At 3.26 seconds of execution time, we get the above result. Even though we take a bit of a hit to shift our geometries, the resulting box is much tighter! Getting an optimal bounding box for display isn’t as simple as running the above formula on any given set of geometries. The formula that works above can suffer with a different set of data. For example, look at what happens if we generate a bounding box for the riverways of Asia, which has points clustered on either side of this line. 

<p-inline>SELECT ST_AsGeoJSON(ST_Extent(ST_WrapX(geom, 135, -360))) as extent FROM riverways_asia<p-inline>;

Now compare this to the output when we don’t shift our data.

<p-inline>SELECT ST_AsGeoJSON(ST_Extent(geom)) as extent FROM riverways_asia<p-inline>;

There is an important lesson here that we should remember whenever we’re working with geospatial data. Making an arbitrary decision about where data “starts” and “ends” when projecting a sphere into two-dimensions is ultimately a subjective cartographic choice that is relative not only to each dataset, but what we’re trying to learn from it. In this case, we could probably develop a pretty good heuristic for a given dataset by sampling random points, but there’s not a one-size-fits-all solution.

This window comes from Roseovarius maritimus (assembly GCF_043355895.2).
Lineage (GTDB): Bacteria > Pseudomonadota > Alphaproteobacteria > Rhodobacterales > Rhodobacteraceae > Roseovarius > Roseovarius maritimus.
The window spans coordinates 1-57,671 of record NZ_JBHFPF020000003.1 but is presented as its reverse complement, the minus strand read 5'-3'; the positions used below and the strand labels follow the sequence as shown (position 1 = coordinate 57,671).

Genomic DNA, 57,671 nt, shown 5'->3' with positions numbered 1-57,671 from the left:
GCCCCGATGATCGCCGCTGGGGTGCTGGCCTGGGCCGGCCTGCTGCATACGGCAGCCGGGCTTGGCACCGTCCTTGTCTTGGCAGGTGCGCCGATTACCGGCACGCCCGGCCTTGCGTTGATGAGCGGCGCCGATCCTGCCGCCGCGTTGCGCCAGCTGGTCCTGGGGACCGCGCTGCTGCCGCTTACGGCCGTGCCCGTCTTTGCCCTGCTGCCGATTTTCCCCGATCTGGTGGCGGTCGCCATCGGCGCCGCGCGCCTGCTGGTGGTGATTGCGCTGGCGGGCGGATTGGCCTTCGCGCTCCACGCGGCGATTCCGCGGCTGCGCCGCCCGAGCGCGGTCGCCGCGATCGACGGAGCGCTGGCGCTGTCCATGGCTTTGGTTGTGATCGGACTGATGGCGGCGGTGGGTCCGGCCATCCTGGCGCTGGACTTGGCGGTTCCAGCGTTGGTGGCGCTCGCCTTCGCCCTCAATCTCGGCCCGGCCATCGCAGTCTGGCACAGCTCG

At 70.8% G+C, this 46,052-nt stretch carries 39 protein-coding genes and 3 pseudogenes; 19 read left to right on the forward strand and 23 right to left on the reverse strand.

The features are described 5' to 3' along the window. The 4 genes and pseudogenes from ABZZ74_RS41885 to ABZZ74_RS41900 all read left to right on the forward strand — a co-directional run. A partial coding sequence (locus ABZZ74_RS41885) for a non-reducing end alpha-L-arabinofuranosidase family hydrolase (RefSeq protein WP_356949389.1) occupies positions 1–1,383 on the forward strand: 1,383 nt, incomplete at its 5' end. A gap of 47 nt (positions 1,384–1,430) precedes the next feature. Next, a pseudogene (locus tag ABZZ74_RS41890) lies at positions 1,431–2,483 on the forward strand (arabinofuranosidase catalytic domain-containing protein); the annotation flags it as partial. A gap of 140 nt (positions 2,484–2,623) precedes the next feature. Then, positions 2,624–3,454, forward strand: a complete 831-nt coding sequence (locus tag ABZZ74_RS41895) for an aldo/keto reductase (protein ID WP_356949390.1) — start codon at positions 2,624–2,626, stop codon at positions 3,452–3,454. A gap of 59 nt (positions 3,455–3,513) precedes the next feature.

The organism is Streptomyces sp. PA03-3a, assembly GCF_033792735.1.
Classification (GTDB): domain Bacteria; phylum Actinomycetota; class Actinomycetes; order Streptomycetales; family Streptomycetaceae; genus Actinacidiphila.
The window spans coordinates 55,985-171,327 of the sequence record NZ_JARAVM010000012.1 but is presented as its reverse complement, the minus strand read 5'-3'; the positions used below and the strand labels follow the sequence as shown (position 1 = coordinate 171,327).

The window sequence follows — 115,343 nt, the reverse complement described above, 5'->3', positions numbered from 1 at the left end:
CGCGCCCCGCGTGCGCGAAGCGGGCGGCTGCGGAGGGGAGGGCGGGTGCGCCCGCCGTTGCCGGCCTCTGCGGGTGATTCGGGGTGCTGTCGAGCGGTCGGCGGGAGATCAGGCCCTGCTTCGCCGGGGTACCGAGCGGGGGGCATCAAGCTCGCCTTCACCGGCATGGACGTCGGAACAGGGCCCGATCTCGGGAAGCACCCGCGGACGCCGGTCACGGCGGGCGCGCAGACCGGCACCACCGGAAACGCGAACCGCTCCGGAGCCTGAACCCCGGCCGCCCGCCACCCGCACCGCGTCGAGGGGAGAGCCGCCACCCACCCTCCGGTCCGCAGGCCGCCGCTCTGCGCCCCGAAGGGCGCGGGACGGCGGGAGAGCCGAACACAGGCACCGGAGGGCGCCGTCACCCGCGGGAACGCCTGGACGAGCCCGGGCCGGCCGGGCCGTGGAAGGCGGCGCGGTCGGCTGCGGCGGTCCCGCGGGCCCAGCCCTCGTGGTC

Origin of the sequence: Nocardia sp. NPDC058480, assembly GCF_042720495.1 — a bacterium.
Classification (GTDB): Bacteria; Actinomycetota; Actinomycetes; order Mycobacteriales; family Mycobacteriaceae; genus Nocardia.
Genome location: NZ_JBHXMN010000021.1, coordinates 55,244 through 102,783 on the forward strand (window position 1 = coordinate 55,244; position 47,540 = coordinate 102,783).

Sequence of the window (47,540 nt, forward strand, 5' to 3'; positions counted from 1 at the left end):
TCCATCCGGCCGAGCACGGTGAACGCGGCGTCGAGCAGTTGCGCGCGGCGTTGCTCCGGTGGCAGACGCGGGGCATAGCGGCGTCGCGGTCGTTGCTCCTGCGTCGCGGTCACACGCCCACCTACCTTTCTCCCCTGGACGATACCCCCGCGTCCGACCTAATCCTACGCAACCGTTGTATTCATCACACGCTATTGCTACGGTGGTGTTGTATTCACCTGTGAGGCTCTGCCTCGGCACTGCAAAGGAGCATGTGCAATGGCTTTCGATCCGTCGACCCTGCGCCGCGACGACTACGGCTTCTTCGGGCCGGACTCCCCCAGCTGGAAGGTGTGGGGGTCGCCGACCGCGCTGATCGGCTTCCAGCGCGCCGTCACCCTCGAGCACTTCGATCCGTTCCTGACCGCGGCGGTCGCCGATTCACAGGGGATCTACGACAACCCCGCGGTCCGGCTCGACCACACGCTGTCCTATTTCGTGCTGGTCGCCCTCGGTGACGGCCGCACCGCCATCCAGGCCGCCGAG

As you can see, calculating bounding boxes isn’t a trivial matter, but PostGIS gives us some great tools for this work. We’re lucky to be a part of a vibrant open source community that has developed some great tools for working with geospatial data. If you’re looking for a chance to play with some of these technologies, and build the next generation of maps, we’re hiring!